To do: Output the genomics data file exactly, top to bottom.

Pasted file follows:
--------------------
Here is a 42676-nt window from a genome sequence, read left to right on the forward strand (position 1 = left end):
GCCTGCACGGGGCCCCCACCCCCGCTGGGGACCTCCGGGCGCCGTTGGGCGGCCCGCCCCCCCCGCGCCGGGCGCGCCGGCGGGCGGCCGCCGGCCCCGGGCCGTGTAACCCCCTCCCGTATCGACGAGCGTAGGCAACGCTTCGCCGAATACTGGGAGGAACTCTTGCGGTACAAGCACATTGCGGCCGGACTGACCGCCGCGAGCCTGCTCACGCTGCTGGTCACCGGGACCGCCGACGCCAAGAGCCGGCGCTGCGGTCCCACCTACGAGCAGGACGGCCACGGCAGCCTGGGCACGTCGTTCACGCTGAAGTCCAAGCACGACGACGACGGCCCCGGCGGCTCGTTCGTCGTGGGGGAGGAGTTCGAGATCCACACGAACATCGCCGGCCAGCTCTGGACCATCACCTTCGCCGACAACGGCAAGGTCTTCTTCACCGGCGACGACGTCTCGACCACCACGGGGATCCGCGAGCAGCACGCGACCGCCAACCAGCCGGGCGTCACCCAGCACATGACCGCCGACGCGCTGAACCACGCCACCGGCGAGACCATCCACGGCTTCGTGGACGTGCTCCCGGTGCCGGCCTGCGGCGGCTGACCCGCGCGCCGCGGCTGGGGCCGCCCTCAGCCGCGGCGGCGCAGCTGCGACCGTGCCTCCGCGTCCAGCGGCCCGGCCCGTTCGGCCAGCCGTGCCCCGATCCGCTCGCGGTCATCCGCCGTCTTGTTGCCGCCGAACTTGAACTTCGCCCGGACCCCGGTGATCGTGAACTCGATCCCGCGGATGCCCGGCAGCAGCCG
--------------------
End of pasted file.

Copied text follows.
Here is a 42676-nt window from a genome sequence, read left to right on the forward strand (position 1 = left end):
GCCTGCACGGGGCCCCCACCCCCGCTGGGGACCTCCGGGCGCCGTTGGGCGGCCCGCCCCCCCCGCGCCGGGCGCGCCGGCGGGCGGCCGCCGGCCCCGGGCCGTGTAACCCCCTCCCGTATCGACGAGCGTAGGCAACGCTTCGCCGAATACTGGGAGGAACTCTTGCGGTACAAGCACATTGCGGCCGGACTGACCGCCGCGAGCCTGCTCACGCTGCTGGTCACCGGGACCGCCGACGCCAAGAGCCGGCGCTGCGGTCCCACCTACGAGCAGGACGGCCACGGCAGCCTGGGCACGTCGTTCACGCTGAAGTCCAAGCACGACGACGACGGCCCCGGCGGCTCGTTCGTCGTGGGGGAGGAGTTCGAGATCCACACGAACATCGCCGGCCAGCTCTGGACCATCACCTTCGCCGACAACGGCAAGGTCTTCTTCACCGGCGACGACGTCTCGACCACCACGGGGATCCGCGAGCAGCACGCGACCGCCAACCAGCCGGGCGTCACCCAGCACATGACCGCCGACGCGCTGAACCACGCCACCGGCGAGACCATCCACGGCTTCGTGGACGTGCTCCCGGTGCCGGCCTGCGGCGGCTGACCCGCGCGCCGCGGCTGGGGCCGCCCTCAGCCGCGGCGGCGCAGCTGCGACCGTGCCTCCGCGTCCAGCGGCCCGGCCCGTTCGGCCAGCCGTGCCCCGATCCGCTCGCGGTCATCCGCCGTCTTGTTGCCGCCGAACTTGAACTTCGCCCGGACCCCGGTGATCGTGAACTCGATCCCGCGGATGCCCGGCAGCAGCCG